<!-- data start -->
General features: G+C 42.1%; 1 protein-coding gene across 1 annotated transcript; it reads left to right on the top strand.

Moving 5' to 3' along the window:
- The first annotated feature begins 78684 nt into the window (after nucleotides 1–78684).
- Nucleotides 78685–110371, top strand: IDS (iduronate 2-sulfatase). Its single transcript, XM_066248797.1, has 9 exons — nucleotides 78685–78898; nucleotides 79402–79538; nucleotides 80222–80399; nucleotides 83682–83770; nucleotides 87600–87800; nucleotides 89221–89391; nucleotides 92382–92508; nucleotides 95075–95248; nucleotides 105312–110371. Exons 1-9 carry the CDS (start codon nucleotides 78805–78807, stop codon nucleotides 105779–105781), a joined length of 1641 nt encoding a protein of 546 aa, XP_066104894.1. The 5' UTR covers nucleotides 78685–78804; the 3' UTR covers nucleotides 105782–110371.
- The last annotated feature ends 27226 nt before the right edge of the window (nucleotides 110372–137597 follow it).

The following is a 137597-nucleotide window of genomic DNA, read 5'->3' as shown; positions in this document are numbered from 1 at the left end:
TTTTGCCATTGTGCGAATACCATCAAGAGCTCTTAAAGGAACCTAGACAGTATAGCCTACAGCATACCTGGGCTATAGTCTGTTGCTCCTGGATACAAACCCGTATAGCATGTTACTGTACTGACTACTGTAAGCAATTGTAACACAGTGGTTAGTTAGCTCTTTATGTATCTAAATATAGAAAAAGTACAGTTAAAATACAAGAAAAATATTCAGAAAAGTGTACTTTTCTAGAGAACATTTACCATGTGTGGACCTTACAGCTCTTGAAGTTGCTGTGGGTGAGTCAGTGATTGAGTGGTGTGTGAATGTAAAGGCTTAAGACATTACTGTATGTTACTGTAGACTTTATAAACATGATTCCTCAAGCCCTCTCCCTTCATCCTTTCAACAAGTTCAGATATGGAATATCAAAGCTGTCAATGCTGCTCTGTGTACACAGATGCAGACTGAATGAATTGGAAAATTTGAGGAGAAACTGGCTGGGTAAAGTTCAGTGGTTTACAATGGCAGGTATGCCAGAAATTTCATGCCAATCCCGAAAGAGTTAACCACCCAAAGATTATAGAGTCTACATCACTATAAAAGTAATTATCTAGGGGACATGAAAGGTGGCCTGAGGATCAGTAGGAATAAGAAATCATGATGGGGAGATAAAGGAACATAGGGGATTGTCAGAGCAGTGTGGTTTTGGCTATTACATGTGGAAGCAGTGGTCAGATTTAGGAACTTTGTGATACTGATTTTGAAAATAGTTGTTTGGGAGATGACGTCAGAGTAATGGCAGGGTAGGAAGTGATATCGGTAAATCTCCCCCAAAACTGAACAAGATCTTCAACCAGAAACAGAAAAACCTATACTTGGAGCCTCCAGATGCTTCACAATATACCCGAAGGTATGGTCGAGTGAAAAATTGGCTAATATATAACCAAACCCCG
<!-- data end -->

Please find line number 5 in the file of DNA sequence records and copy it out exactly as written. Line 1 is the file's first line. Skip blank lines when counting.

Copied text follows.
- The last annotated feature ends 27226 nt before the right edge of the window (nucleotides 110372–137597 follow it).